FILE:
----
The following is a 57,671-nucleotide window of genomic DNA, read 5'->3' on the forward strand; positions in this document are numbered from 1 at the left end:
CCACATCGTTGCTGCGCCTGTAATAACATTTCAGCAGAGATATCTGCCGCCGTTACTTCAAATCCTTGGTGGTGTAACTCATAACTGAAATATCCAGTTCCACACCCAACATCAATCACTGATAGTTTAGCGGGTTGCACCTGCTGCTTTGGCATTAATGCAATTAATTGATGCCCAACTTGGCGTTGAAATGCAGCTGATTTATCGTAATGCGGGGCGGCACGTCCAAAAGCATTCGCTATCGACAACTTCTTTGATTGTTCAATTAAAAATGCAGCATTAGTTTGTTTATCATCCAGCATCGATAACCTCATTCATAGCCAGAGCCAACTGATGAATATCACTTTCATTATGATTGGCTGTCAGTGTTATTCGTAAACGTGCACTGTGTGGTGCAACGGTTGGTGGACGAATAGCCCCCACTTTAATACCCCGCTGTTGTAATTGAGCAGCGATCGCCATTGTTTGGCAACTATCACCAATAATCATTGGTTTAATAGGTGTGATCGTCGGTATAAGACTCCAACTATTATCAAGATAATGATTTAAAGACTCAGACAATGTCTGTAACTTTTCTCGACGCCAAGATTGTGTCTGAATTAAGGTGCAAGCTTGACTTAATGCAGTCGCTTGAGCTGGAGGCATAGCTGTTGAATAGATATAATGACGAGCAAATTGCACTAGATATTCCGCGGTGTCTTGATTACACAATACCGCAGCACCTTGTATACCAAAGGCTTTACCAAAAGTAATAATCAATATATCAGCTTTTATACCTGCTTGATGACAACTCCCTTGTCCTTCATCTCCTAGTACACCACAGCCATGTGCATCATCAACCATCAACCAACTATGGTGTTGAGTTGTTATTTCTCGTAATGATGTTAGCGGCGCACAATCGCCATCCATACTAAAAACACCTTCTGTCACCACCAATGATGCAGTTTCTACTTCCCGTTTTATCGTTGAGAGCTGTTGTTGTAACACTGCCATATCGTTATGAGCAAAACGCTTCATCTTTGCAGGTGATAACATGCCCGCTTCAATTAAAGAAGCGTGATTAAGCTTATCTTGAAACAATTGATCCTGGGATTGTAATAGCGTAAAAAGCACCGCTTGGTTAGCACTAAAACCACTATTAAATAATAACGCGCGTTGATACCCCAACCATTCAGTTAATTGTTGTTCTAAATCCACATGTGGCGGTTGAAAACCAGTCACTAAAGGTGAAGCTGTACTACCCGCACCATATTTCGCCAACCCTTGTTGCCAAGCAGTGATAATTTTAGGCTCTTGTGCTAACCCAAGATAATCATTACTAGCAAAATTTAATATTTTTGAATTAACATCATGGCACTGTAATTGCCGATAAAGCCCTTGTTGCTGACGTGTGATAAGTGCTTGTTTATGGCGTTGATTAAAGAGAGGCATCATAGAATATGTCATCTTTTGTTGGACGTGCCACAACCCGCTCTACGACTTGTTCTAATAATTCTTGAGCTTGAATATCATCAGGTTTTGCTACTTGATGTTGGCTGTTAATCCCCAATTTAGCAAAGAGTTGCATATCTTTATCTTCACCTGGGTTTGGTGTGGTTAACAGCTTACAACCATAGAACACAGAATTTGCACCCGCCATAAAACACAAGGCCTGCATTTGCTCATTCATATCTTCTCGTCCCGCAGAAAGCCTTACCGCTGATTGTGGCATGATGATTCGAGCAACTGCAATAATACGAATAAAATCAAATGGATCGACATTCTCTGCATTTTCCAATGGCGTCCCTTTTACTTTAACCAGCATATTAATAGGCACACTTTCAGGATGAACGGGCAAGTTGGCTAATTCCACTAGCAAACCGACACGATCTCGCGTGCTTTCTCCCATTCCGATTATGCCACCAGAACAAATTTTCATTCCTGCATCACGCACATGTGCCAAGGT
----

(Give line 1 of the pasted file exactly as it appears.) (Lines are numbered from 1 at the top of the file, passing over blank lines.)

The following is a 57,671-nucleotide window of genomic DNA, read 5'->3' on the forward strand; positions in this document are numbered from 1 at the left end: